Comments, In Focus, Needle's Eye

The components of minority ‘success’ in a secular democracy

I want to argue that there is one key component in minority ‘success’, whether materially or in terms of recognition—good communication.

 

Nigel Pocock

 

The attitude of majority society is an extremely important determining factor in the social success of any individual from a minority group.

Positive discrimination towards ethnic groups, religious minorities, mentally ill people, older folk—makes a real difference.

There are some simple psychological truisms which are helpful to take note of in this respect, as they provide both hope and realism, and can aid social policy. The first is the so-called ‘foot in the door’ technique. If a small favour is granted, a much bigger favour can then be asked for, and will almost always be granted.

The second is the way in which actions and attitudes directly affect each other. Lay people tend to assume that attitude is prior to action. Psychologists have demonstrated that the reverse is just as often the case. Hence, doing the favour will positively affect attitudes.

Thus, legal changes which encourage positive actions (provided these laws are not coercive, which increases resistance) can change attitudes, as desegregation laws have been shown to do.

These psychological observations provide hope because they suggest that change can happen; and realism, because changes cannot happen overnight, but in small, carefully planned, and achievable, steps.

This implies a process of education, both of the majority, but also the minorities. Both need to understand the other, and cease being suspicious, but trusting. It is sometimes implied that majority society is always to blame for wrongs done.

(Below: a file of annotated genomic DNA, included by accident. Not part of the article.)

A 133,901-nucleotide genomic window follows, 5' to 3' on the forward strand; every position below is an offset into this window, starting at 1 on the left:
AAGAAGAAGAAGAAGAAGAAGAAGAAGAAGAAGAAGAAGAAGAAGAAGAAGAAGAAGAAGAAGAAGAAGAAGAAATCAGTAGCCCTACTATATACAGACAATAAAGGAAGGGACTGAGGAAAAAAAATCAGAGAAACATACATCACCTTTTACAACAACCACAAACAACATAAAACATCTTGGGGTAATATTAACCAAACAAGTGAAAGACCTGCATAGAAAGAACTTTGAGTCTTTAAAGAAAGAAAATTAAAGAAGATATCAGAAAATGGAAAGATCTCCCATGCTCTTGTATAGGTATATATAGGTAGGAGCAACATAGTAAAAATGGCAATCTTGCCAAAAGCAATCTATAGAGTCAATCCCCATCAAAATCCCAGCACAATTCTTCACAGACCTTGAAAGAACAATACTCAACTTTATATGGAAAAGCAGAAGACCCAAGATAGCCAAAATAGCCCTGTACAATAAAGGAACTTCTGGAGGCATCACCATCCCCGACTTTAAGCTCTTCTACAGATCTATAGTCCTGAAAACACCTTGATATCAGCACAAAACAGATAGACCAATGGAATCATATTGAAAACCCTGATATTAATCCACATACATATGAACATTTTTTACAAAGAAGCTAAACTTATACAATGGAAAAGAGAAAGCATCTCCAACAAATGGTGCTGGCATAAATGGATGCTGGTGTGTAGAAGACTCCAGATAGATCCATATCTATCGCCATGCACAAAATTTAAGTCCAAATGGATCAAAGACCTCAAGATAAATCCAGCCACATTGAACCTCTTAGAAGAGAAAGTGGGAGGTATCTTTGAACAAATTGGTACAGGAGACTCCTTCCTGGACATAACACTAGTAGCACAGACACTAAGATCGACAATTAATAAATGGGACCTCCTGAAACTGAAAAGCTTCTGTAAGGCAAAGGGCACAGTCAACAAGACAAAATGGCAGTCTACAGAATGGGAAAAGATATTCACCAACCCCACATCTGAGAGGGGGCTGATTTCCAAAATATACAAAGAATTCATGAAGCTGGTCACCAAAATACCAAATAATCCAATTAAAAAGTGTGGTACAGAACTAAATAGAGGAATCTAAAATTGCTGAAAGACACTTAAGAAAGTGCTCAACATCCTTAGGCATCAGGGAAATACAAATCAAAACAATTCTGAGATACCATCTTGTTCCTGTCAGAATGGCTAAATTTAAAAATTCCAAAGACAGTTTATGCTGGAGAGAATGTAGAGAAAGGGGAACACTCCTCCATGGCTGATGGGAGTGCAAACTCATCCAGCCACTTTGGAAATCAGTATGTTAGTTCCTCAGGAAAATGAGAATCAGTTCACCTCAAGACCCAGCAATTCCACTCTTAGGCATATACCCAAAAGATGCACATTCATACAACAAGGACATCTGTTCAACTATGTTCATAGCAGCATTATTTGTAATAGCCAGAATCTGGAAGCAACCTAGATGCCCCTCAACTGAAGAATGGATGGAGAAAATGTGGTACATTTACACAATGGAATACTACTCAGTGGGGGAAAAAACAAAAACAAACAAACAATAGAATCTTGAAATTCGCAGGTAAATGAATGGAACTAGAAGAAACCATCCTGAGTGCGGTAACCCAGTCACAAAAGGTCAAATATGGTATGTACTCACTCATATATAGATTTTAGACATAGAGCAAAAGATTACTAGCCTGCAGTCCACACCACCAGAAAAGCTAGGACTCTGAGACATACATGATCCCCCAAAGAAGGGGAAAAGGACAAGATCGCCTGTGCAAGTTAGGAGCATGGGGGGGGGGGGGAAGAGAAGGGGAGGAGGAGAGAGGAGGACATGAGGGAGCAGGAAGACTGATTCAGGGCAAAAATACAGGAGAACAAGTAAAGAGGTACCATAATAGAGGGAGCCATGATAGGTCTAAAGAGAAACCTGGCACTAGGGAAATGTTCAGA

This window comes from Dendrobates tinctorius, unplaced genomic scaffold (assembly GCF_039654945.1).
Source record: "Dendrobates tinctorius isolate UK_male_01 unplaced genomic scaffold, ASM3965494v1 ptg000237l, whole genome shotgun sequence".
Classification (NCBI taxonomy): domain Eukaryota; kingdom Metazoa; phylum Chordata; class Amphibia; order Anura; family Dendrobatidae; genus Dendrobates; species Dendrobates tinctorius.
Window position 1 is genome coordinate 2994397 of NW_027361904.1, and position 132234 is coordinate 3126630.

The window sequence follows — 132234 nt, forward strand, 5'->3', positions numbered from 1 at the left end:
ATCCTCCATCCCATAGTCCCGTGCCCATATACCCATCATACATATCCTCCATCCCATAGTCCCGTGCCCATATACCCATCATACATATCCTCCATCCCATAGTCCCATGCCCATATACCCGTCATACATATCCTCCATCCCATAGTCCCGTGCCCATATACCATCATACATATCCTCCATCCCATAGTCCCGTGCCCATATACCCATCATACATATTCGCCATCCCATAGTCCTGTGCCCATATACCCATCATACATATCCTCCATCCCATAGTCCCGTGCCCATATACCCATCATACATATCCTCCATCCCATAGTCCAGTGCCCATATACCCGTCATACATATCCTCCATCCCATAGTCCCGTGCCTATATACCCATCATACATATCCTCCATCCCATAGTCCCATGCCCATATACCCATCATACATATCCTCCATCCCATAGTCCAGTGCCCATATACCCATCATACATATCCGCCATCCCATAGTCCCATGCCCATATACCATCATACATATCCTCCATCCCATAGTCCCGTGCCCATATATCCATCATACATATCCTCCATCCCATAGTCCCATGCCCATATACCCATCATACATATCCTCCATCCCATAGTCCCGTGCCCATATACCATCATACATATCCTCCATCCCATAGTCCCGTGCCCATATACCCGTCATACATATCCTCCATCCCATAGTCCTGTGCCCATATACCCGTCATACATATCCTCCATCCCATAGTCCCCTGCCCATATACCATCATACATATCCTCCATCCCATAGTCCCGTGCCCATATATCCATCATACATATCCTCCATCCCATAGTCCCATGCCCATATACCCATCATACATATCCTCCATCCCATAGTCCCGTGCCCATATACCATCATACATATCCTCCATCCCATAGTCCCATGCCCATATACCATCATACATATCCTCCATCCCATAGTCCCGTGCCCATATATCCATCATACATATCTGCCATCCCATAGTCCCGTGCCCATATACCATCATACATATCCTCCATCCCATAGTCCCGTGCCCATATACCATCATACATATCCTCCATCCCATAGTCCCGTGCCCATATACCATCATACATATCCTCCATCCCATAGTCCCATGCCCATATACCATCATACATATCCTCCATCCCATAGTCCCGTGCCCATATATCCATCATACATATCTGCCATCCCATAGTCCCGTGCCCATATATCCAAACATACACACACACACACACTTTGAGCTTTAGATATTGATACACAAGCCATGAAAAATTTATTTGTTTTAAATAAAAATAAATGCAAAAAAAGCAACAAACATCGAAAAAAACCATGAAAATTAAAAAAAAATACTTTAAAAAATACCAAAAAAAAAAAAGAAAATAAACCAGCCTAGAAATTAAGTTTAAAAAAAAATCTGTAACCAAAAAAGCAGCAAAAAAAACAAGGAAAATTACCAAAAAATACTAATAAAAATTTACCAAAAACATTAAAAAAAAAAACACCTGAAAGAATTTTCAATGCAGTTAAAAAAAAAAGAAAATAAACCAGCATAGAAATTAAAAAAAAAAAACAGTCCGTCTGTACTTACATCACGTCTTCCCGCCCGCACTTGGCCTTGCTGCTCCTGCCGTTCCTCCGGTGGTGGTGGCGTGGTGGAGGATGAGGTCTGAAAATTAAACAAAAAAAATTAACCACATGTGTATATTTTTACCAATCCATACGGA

This is itself a form of prejudice. To break down prejudice both ways, there has to be a common medium—the language of the majority culture. For everyone to learn the 130+ languages spoken in London, is absurd and impossible. Since language is inseparable from culture and historical experience, some understanding of where the majority derive their meanings is essential, if misunderstanding is to be avoided.

Likewise, the majority needs to have some understanding of minorities in their locality.

The biggest problems are likely to revolve around groups that are strongly theocratic, and for whom a sacred text speaks the inerrant words of the Deity.

In such communities, outside information is brought under the supra-cultural (above culture) authority of the sacred text, and is not permitted to effect change.

Closed thinkers are poor at problem-solving when faced with a novel situation that is outside of their inventory, even if they claim that their supra-cultural authority has a pre-packaged answer. To a psychologist, this is classic ‘closed’ thinking. Here all responses are ‘interpretive reflexes’.

Psychologists have tended to see such black and white thinkers as ‘immature’ (having a poor sense of their abilities, and that of others), and have suggested various strategies in order to achieve greater maturity and more effective social functioning (‘efficacy’).

These involve suggesting amendments to the way in which a theology functions, for example in the case of someone over-committed to a doctrine of predestination, who has become totally fatalistic, to the extent that they cannot make any decisions (‘decidophobia’). Conversely, the therapist might also encourage a sense of God’s care and love for a person through the doctrine of predestination, thus helping a person to feel valued if their self-esteem is poor.

(Photos: Pixabay)

 

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